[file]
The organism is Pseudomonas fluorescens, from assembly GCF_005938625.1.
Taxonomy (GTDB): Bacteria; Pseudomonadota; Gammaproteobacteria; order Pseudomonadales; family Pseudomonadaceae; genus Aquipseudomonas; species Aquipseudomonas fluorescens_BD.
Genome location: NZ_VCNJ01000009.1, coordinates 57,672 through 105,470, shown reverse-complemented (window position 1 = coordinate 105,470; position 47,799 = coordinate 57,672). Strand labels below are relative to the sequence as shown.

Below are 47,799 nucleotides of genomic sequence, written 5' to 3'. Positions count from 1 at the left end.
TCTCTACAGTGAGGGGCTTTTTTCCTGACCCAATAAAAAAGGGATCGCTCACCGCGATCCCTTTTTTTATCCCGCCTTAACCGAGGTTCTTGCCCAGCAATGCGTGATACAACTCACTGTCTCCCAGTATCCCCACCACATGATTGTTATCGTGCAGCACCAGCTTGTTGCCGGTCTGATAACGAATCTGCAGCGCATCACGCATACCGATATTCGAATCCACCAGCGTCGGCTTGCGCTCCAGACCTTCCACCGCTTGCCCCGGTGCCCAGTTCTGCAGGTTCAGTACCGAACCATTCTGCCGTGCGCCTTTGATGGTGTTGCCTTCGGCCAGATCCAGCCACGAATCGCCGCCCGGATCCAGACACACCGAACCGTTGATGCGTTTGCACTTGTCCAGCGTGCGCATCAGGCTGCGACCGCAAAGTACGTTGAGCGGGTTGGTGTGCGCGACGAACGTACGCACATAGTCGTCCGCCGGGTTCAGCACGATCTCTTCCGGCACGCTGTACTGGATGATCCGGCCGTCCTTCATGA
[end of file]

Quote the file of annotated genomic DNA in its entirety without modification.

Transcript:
The organism is Pseudomonas fluorescens, from assembly GCF_005938625.1.
Taxonomy (GTDB): Bacteria; Pseudomonadota; Gammaproteobacteria; order Pseudomonadales; family Pseudomonadaceae; genus Aquipseudomonas; species Aquipseudomonas fluorescens_BD.
Genome location: NZ_VCNJ01000009.1, coordinates 57,672 through 105,470, shown reverse-complemented (window position 1 = coordinate 105,470; position 47,799 = coordinate 57,672). Strand labels below are relative to the sequence as shown.

Below are 47,799 nucleotides of genomic sequence, written 5' to 3'. Positions count from 1 at the left end.
TCTCTACAGTGAGGGGCTTTTTTCCTGACCCAATAAAAAAGGGATCGCTCACCGCGATCCCTTTTTTTATCCCGCCTTAACCGAGGTTCTTGCCCAGCAATGCGTGATACAACTCACTGTCTCCCAGTATCCCCACCACATGATTGTTATCGTGCAGCACCAGCTTGTTGCCGGTCTGATAACGAATCTGCAGCGCATCACGCATACCGATATTCGAATCCACCAGCGTCGGCTTGCGCTCCAGACCTTCCACCGCTTGCCCCGGTGCCCAGTTCTGCAGGTTCAGTACCGAACCATTCTGCCGTGCGCCTTTGATGGTGTTGCCTTCGGCCAGATCCAGCCACGAATCGCCGCCCGGATCCAGACACACCGAACCGTTGATGCGTTTGCACTTGTCCAGCGTGCGCATCAGGCTGCGACCGCAAAGTACGTTGAGCGGGTTGGTGTGCGCGACGAACGTACGCACATAGTCGTCCGCCGGGTTCAGCACGATCTCTTCCGGCACGCTGTACTGGATGATCCGGCCGTCCTTCATGA